Advocacy: the hottest Summer trend

By Sandra Moore

Staff Writer & Illustrator

slacktivism shit

On June 26, the Supreme Court announced its decision to legalize gay marriage in all 50 states, to the delight of the LGBTQA community. Online communities and websites instantly flocked to support in the form of rainbow hearts on Twitter, rainbow stick figures on Google, and perhaps most prominently, rainbow-striped profile pictures on Facebook. Though this burst of support for gay rights was certainly heartwarming, it quickly became more of a fad than a message of support.

This lazy breed of support is called slacktivism, in which people do little to support a cause but come away feeling good for contributing.

In 2012,  the organization Invisible Children started a viral movement to stop Joseph Kony, the leader of a Ugandan guerrilla group, with a video that garnered millions of views. The hashtag #StopKony trended and subsequently, Invisible Children received almost 32 million dollars, intended to help stop Kony from forcing children to become soldiers. How was any of this slacktivism? This 32 million dollars instead went to funding the sequel video: Kony 2012: Part II — Beyond Famous, proving the organization’s slacktivist foundation.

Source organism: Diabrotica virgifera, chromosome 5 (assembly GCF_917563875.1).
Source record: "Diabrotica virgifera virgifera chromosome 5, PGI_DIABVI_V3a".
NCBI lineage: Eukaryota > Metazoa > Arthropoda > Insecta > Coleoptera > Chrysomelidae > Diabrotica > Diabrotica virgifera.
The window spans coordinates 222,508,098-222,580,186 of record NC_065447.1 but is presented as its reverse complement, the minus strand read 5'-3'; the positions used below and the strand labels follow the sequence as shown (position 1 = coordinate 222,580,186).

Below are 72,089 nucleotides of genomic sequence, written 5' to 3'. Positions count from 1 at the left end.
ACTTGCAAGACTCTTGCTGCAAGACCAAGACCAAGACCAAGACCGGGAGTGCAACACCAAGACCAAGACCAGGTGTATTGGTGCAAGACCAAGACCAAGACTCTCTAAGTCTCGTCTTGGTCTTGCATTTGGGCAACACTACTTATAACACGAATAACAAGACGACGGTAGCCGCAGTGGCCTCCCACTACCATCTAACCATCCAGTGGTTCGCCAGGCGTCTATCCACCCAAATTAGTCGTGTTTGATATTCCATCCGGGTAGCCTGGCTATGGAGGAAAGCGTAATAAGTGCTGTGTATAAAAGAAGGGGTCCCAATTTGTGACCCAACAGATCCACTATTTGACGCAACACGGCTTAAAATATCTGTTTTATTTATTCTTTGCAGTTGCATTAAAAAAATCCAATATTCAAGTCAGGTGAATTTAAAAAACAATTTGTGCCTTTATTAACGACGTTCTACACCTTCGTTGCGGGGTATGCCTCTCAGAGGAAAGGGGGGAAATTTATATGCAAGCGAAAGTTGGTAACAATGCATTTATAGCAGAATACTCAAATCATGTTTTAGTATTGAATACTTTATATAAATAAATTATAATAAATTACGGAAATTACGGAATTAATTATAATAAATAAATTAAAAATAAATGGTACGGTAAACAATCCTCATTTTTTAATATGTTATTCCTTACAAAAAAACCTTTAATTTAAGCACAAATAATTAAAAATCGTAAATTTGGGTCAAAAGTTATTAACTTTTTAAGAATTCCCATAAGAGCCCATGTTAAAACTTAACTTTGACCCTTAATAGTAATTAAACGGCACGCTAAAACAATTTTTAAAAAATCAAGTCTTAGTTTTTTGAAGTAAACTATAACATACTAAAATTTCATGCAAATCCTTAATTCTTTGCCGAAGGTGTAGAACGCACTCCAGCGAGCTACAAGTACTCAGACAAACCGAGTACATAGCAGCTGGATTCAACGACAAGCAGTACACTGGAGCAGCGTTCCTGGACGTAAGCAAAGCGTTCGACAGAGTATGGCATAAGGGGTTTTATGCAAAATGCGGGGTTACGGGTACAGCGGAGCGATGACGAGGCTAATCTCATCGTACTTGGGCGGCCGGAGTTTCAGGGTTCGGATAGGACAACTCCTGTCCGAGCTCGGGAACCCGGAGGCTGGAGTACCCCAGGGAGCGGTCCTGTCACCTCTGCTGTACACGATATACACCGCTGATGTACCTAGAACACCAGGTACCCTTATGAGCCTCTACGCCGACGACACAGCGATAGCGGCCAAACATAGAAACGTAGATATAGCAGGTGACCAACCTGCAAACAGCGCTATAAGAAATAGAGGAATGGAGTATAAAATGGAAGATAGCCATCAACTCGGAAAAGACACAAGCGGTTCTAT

Slacktivism is fairly harmless and usually positive, as it raises awareness and demonstrates solidarity. The ALS ice bucket challenge cleverly used slacktivism to its advantage. Though some completed the challenge without donating money, a staggering $115 million was raised for research. However, signing internet petitions will not get the Confederate Flag banned, and the mindset that it will inhibits actual change.

If you’re not active in your support of whatever it is you’re posting on Instagram or Twitter, you are a slacktivist. If your profile picture is rainbow-striped but you’ve never said one word in defense or support of gay rights, then you’re not making a change. People tend to jump on the bandwagon and use a cause to gain popularity and look like a hero, not because they actually believe in it.

The ALS ice bucket challenge probably could’ve raised at least 50 million more if everyone who participated actually donated. Shelters could stop euthanizing animals if individuals volunteered or donated rather than signing petitions. Actions speak louder than tweets or rainbow profile pictures. Don’t pat yourself on the back for jumping on the bandwagon.